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About RF Cafe

Kirt Blattenberger - RF Cafe WebmasterCopyright
1996 - 2016
Webmaster:
Kirt Blattenberger,
 BSEE - KB3UON

RF Cafe began life in 1996 as "RF Tools" in an AOL screen name web space totaling 2 MB. Its primary purpose was to provide me with ready access to commonly needed formulas and reference material while performing my work as an RF system and circuit design engineer. The Internet was still largely an unknown entity at the time and not much was available in the form of WYSIWYG ...

All trademarks, copyrights, patents, and other rights of ownership to images and text used on the RF Cafe website are hereby acknowledged.

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A Jar of Rocks

Engineering Humor - RF CafeTake a break from the drudgery with some of these jokes, song parodies, anecdotes and assorted humor that has been collected from friends & from websites across the Internet. This humor is light-hearted and sometimes slightly offensive to the easily-offended, so you are forewarned. I have taken care to censor "humor" with reproductive function innuendo and hateful tirades, so it is all workplace-safe. I have also tried to warn of any links that will result in audio clips so you can take appropriate precautions. Please send any potential candidates for this humor page to the e-mail link above.

Humor #1 | Humor #2 | Humor #3



A philosophy professor stood before his class and had some items in front of him. When the class began, wordlessly he picked up a large empty mayonnaise jar and proceeded to fill it with rocks, rocks about 2" in diameter. He then asked the students if the jar was full? They agreed that it was.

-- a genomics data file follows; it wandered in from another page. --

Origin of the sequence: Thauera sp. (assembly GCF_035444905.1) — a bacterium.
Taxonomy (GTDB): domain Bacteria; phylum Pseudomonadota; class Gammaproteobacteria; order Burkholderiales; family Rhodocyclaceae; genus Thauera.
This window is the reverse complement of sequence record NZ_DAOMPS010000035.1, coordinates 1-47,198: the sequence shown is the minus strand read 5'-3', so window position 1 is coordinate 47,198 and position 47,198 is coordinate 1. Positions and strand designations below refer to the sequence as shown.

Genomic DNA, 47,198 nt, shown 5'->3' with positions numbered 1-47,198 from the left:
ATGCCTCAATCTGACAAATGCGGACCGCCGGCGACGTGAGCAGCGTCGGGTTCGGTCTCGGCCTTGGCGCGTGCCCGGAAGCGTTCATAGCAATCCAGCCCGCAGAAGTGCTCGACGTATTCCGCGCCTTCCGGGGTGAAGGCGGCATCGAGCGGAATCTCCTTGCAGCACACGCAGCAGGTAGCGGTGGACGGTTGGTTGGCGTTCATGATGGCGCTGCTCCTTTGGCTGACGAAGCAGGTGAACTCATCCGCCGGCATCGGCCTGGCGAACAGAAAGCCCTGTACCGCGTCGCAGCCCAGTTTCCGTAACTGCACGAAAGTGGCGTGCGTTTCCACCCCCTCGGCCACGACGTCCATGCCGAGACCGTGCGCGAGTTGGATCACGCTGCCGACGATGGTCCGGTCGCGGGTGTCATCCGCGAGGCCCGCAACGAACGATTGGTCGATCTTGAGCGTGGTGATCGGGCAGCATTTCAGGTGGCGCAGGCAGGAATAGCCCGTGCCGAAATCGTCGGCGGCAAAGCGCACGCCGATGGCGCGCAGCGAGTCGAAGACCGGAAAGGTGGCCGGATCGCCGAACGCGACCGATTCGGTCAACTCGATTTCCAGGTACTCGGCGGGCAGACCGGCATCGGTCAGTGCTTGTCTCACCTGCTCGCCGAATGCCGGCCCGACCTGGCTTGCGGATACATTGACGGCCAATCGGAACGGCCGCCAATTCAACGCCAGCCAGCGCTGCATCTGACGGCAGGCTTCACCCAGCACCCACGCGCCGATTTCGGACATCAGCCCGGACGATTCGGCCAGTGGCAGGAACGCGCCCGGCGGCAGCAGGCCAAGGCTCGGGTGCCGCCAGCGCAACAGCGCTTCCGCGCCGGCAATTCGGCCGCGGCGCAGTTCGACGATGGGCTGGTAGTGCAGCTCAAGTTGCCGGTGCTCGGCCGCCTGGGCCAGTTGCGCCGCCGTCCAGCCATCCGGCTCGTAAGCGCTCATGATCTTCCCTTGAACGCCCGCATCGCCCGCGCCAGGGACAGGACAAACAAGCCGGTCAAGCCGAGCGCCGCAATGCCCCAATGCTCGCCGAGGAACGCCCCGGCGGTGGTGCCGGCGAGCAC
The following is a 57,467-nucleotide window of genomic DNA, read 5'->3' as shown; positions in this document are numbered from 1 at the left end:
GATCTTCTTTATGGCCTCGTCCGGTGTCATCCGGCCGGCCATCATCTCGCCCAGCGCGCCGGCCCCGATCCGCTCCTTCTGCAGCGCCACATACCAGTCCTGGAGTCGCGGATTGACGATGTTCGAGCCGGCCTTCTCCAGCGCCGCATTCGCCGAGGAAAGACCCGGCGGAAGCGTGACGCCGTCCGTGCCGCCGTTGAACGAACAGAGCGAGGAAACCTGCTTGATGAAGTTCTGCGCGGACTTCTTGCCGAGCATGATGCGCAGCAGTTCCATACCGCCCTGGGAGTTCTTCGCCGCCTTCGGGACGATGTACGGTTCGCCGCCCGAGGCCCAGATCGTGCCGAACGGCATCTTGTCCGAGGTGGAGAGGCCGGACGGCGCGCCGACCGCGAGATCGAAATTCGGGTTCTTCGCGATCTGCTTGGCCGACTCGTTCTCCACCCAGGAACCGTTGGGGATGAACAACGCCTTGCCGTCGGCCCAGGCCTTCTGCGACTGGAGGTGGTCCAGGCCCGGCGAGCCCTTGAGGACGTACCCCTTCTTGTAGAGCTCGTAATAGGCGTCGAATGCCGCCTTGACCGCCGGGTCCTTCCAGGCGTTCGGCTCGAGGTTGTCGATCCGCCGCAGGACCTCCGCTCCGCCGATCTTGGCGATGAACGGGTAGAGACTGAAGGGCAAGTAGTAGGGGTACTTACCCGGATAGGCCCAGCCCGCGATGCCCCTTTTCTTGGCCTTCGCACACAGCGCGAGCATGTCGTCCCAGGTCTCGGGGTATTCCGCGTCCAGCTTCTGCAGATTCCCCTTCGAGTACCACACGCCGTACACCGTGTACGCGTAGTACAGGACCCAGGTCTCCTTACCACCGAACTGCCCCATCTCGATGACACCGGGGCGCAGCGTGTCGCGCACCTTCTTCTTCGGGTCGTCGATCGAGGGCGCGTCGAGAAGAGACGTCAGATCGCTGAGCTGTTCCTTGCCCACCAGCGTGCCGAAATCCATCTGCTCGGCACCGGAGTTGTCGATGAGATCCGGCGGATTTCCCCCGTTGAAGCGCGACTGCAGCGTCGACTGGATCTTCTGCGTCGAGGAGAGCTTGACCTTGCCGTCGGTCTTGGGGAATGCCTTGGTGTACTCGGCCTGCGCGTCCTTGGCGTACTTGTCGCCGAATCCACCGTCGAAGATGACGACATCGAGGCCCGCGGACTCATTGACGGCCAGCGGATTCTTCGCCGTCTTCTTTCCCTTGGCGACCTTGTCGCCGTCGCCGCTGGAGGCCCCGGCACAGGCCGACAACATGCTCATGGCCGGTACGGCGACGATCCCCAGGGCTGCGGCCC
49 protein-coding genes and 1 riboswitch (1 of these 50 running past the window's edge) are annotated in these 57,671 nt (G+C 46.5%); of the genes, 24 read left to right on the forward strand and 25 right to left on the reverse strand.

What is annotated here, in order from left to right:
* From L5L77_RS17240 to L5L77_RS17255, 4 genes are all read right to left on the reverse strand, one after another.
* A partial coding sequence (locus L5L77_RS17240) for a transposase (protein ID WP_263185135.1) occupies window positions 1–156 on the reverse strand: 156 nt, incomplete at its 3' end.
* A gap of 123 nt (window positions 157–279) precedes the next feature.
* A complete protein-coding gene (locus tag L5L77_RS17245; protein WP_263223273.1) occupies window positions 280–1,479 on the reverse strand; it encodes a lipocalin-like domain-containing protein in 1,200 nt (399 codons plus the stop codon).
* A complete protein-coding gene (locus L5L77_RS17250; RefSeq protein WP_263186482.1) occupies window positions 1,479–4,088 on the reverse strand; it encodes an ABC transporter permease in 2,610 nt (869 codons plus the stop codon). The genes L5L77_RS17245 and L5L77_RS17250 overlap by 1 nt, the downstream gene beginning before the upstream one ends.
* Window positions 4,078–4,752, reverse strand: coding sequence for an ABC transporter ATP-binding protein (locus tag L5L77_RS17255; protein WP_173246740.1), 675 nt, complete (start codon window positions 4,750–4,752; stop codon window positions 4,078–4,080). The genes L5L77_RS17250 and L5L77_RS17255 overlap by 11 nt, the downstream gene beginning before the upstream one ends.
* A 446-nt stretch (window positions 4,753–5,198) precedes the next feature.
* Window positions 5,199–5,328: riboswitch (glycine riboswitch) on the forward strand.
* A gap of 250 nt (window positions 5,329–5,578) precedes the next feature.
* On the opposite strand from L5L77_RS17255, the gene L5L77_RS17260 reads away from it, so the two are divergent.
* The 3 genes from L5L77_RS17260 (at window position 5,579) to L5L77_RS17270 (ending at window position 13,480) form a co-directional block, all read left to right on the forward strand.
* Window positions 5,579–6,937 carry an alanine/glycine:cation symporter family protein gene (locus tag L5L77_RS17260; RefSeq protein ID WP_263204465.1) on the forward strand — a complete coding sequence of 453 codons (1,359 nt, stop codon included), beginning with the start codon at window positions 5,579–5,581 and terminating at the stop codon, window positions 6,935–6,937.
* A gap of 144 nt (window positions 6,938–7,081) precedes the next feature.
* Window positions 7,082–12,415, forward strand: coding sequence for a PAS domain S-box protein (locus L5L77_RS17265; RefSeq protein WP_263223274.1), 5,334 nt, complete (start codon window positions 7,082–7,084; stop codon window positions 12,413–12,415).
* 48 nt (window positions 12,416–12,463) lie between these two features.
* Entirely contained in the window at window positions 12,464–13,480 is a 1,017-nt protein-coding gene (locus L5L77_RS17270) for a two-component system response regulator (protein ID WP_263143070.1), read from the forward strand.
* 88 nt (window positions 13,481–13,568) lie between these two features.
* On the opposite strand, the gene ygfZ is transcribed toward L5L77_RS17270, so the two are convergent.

So the professor then picked up a box of pebbles and poured them into the jar. He shook the jar lightly. The pebbles, of course, rolled into the open areas between the rocks. He then asked the students again if the jar was full. They agreed it was.

The professor picked up a box of sand and poured it into the jar. Of course, the sand filled up everything else. "Now," said the professor, "I want you to recognize that this is your life. The rocks are the important things - your family, your partner, your health, your children - things that if everything else was lost and only they remained, your life would still be full. The pebbles are the other things that matter like your job, your house, your car. The sand is everything else. The small stuff."

"If you put the sand into the jar first, there is no room for the pebbles or the rocks. The same goes for your life. If you spend all your time and energy on the small stuff, you will never have room for the things that are important to you. Pay attention to the things that are critical to your happiness. Play with your children. Take time to get medical checkups. Take your partner out dancing. There will always be time to go to work, clean the house, give a dinner party and fix the disposal."

"Take care of the rocks first - the things that really matter. Set your priorities. The rest is just sand."

But then... an engineering student then took the jar which the other students and the professor agreed was full, and proceeded to pour in a glass of beer. Of course the beer filled the remaining spaces within the jar making the jar truly full.

The moral of this tale is: no matter how full your life is, there is always room for BEER.



...from the Inflection Point web site



- I don't drink beer, but the ending is so ironic and so much like the engineers I've worked with over the year that I had to use it :)